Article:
“Adventure is worthwhile in itself.” Amelia Earhart
Going on an adventure trip can be extremely exciting. Exploring new places, seeing incredible sights, and participating in thrilling activities makes for an unforgettable experience.
However, all that adventure can also take a toll on your body if you’re not careful. New environments, food and water sources, and physical activities can stress your immune system and make you prone to illness if the proper precautions aren’t taken.
Getting sick while traveling can damper your experience.
You likely want to immerse yourself in the adventure, not stuck in your hotel room. Being proactive and implementing some preventative measures can help you stay healthy, energized, and ready to take on all the activities your exciting destination offers.
Before departing on your trip, take some time to research the area you’ll be visiting thoroughly. This will help you identify risks and come prepared.
Here are some key things to look into:
- What medical facilities are available nearby in case of an emergency? Make a note of any doctors, clinics, or hospitals near where you’ll be.
- Are there any necessary or recommended vaccinations for your destination? Check if you need typhoid, hepatitis A, yellow fever, malaria medication, etc.
- Is the local food and water safe, or must you take precautions? Only drink bottled/filtered water in places with contaminated tap water.
- Are there specific infectious diseases that are prevalent in the area you’re going to? For example, dengue fever, norovirus, etc. Take measures to avoid mosquito bites if needed.
- What are the altitude and climate conditions you’ll be facing? High elevations can cause altitude sickness. Extreme heat or cold requires preparation.
Thorough research of your destination will allow you to pinpoint risks and pack properly to have everything you need to stay healthy and safe on your adventure.
Be sure to pack smart and include health-related items you may need:
- Medications and supplements you usually take, plus extras in case of delay
- Motion sickness medication for windy roads or boat rides
- Hand sanitizer, antibacterial wipes, and tissues to promote hygiene
- A water bottle with a built-in water filter so you can drink tap water safely
- Strong DEET insect repellent spray and permethrin-treated clothing if the location warrants it
- Plenty of high SPF, waterproof sunscreen, and lip balm
- Prescription documentation in case you need medications replaced
Packing correctly will give you the tools to handle minor medical issues and combat illness.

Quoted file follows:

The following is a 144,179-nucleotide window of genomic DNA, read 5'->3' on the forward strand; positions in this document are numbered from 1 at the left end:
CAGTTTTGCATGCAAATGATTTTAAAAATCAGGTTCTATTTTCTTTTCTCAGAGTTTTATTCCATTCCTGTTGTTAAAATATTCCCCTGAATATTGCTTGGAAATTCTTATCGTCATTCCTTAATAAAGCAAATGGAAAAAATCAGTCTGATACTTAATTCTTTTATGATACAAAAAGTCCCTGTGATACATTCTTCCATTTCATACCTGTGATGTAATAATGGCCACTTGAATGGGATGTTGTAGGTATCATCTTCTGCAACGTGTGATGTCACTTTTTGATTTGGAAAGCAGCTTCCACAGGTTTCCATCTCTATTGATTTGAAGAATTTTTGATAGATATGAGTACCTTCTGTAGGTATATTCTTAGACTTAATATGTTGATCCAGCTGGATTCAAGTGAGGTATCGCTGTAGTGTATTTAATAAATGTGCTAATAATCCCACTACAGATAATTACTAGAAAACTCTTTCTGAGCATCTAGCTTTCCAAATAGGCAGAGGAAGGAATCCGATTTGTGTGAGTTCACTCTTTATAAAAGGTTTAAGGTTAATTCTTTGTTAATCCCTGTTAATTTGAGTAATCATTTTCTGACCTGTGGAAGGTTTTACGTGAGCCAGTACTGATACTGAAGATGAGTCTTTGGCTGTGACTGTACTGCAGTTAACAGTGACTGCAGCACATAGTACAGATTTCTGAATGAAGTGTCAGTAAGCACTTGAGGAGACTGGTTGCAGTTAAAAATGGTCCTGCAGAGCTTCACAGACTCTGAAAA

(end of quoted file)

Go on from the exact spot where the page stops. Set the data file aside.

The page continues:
Packaging your schedule full of activities from morning to night can be tempting when visiting exciting new places. However, adequate sleep is essential in maintaining your immune function and energy level, especially when traveling. Be sure to:
- Take short naps during the day if you need an energy boost
- Choose early nights over late nights full of partying and alcohol intake, which can quickly exhaust you
- Use earplugs or sleep masks if necessary to block excess noise and light for quality rest
- Try soothing teas, meditation music, or sleep aids like melatonin if you are struggling with insomnia
Proper rest will help you avoid fatigue and prepare for each day’s adventures.
Dehydration is widespread when traveling since people sweat more in warm climates, get sick with vomiting or diarrhea, or forget to drink enough water consistently throughout the day. Prevent dehydration by:
- You are drinking water or electrolyte beverages even when you don’t feel thirsty. Aim for several liters per day based on your sweat rate.
- Having a reusable water bottle on hand at all times for easy access to water
- Drinking an extra 1-2 glasses after vigorous exercise, heat exposure, vomiting, or diarrhea to replenish lost fluids.
- Opting for water, fruit juice, coconut water, and other unsweetened beverages instead of sugary drinks or alcohol, which can cause fluid loss
- I am consuming hydrating foods with high water content, like fruits, veggies, yogurt, soup, etc.
Proper hydration will keep your energy and immunity high.
One of the easiest ways to get sick in a foreign destination is through contaminated food and water.
Be very cautious about what you eat and drink:
- For food, stick to hot cooked dishes as much as possible rather than raw fruits/veggies, which can harbor bacteria.
- Avoid raw or undercooked meats, fish, eggs, and shellfish, which may contain dangerous pathogens.
- Only eat fruits and veggies that you can peel yourself, preferably cooked. Avoid pre-cut produce.
- Be wary of street food vendors with questionable refrigeration, cooking devices, utensils, and hygiene practices.